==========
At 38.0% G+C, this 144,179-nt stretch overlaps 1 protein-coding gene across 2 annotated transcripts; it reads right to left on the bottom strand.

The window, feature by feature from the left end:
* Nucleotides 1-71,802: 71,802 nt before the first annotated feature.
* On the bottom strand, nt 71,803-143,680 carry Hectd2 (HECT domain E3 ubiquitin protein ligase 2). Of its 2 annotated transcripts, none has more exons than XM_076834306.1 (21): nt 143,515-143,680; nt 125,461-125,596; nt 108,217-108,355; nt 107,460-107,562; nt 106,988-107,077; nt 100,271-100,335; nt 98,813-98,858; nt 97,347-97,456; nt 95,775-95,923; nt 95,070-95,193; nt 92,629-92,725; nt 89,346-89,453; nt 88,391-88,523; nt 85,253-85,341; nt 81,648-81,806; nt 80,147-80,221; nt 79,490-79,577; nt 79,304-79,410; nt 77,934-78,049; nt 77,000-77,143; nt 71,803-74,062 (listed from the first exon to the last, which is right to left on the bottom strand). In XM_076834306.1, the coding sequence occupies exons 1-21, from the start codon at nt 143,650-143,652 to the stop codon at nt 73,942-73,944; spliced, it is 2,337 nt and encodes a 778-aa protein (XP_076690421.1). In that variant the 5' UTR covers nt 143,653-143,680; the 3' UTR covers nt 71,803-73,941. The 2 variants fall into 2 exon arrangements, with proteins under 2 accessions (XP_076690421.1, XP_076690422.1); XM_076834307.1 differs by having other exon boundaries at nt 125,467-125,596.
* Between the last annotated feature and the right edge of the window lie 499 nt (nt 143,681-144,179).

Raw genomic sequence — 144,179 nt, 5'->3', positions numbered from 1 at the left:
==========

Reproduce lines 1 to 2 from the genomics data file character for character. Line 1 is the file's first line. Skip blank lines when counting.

At 38.0% G+C, this 144,179-nt stretch overlaps 1 protein-coding gene across 2 annotated transcripts; it reads right to left on the bottom strand.

The window, feature by feature from the left end: